Several Republicans said such perceptions could be a problem for Romney, especially in the South, which has had a disproportionate influence in selecting Republican presidential nominees.
Gloria A. Haskins, a state representative from South Carolina who is supporting Sen. John McCain for the Republican nomination, said discussions with her constituents in Greenville, an evangelical stronghold, convinced her that a Mormon like Romney could not win a Republican primary in her state. South Carolina has one of the earliest, and most critical, primaries next year.
"From what I hear in my district, it is very doubtful," Haskins said. "This is South Carolina we're very mainstream, evangelical, Christian, conservative. It will come up in this of all states, it will come up."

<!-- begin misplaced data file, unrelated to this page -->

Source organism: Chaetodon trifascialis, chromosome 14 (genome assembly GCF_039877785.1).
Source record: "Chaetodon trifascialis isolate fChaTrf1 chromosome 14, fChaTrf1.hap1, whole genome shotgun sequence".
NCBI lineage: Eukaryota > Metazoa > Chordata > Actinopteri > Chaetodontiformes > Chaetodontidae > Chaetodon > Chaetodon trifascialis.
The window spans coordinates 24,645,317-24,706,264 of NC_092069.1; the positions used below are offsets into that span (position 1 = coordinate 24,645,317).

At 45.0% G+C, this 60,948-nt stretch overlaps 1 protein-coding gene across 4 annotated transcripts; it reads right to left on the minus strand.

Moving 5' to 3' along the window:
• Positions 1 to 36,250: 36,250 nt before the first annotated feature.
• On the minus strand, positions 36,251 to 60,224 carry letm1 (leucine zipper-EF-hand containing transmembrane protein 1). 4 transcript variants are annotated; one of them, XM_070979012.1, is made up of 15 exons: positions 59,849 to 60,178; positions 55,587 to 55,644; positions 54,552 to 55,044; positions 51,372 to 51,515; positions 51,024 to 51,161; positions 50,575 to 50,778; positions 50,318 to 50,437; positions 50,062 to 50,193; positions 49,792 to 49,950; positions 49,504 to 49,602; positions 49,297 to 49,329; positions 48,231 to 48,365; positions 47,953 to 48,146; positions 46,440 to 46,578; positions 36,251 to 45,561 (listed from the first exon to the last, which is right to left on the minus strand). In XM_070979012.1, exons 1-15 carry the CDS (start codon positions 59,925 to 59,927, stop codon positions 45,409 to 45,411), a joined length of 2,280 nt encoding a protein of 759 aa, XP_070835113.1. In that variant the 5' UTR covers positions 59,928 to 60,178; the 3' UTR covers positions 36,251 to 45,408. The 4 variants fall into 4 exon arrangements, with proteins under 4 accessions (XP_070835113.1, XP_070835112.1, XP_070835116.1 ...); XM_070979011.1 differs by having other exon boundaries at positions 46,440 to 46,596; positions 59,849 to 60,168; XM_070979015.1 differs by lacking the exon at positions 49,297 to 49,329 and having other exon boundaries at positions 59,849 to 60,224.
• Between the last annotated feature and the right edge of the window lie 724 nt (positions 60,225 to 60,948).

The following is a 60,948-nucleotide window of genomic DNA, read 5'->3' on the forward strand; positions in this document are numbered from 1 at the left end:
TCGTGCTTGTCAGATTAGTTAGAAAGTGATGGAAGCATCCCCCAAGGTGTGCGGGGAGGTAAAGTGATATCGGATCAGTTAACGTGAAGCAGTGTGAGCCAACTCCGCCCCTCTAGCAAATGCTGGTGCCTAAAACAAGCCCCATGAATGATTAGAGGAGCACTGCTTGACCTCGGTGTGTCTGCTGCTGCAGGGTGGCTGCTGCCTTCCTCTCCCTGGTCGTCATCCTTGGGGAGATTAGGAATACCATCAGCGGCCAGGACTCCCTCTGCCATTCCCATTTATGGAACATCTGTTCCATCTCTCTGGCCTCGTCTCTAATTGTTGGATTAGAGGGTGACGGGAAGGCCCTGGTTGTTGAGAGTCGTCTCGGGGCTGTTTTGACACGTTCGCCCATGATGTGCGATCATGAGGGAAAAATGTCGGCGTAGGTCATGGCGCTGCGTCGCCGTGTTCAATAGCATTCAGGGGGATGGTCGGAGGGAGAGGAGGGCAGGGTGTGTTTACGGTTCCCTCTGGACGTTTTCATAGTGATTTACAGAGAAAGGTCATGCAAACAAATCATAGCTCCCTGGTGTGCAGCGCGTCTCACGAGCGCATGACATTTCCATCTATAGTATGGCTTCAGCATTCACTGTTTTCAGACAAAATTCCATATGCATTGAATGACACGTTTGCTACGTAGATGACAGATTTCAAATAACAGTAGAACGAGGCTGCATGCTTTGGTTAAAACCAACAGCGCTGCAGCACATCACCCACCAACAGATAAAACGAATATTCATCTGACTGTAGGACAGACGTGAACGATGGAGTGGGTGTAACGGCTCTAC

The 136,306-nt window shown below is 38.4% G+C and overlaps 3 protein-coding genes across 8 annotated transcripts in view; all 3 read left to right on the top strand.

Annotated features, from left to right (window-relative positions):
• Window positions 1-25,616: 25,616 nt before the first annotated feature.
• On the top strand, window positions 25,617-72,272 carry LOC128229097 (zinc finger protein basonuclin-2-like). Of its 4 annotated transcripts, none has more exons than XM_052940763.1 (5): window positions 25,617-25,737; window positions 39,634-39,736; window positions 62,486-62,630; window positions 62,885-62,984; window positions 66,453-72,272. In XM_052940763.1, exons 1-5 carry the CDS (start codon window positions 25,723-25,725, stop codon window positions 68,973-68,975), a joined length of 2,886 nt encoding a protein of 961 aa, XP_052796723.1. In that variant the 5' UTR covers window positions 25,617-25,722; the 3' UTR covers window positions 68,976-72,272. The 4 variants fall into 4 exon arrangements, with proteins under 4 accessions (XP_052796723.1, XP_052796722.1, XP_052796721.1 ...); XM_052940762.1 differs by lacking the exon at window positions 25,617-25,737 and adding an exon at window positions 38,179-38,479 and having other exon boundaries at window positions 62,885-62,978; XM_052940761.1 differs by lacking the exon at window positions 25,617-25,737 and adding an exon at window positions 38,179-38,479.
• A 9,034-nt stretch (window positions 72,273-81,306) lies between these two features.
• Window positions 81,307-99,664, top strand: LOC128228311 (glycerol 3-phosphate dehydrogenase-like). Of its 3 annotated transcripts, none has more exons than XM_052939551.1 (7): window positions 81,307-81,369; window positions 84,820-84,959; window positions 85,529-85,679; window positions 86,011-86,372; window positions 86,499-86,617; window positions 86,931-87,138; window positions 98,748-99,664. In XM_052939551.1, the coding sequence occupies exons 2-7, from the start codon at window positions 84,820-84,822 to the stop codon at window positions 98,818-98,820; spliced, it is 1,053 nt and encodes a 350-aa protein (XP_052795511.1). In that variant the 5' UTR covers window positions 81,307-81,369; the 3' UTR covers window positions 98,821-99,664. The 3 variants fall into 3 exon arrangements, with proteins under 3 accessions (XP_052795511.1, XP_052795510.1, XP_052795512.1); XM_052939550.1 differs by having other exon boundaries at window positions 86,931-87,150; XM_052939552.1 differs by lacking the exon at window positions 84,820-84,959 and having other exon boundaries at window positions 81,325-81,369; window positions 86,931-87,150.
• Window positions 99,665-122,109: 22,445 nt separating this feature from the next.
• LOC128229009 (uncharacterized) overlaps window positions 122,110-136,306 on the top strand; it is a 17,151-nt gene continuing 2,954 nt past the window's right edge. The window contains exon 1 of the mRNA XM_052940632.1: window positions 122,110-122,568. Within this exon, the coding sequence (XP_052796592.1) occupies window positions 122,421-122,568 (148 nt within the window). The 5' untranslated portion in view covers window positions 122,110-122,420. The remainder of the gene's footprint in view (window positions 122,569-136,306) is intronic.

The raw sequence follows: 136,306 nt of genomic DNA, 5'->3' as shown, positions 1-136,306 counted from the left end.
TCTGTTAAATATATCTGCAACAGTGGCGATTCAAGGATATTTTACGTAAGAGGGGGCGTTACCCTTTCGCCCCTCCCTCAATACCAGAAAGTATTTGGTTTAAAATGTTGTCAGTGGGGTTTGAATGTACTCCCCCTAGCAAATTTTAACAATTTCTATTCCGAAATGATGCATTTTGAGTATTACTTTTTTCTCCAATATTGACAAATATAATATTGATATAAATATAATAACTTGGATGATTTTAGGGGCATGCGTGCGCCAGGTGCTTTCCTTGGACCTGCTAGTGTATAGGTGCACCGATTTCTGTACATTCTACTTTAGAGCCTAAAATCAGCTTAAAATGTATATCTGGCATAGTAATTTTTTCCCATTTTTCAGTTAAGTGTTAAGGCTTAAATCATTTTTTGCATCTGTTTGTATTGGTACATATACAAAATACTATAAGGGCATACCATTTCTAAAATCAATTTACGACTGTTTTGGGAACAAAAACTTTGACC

But Katon Dawson, the Republican chairman in South Carolina, said he thought Romney had made significant progress in dealing with those concerns. "I have heard him on his personal faith and on his character and conviction and the love for his country," Dawson said. "I have all confidence that he will be able to answer those questions, whether they be in negative ads against him or in forums or in debates."
Romney's candidacy has stirred a flurry of discussion about faith and the White House unlike any since Kennedy, including a remarkable debate that unfolded recently in The New Republic. Damon Linker, a critic of the influence of Christian conservatism on politics, described Mormonism as a "theologically unstable, and thus politically perilous, religion."
The article brought a stinging rebuttal in the same publication from Richard Lyman Bushman, an LDS history professor at Columbia University who said Linker's arguments had "no grounding in reality."
Romney is not the first Mormon to seek a presidential nomination, but by every indication he has the best chance yet of being in the general election next year. His father, George Romney, was a candidate in 1968, but his campaign collapsed before he ever had to deal seriously with questions about religion.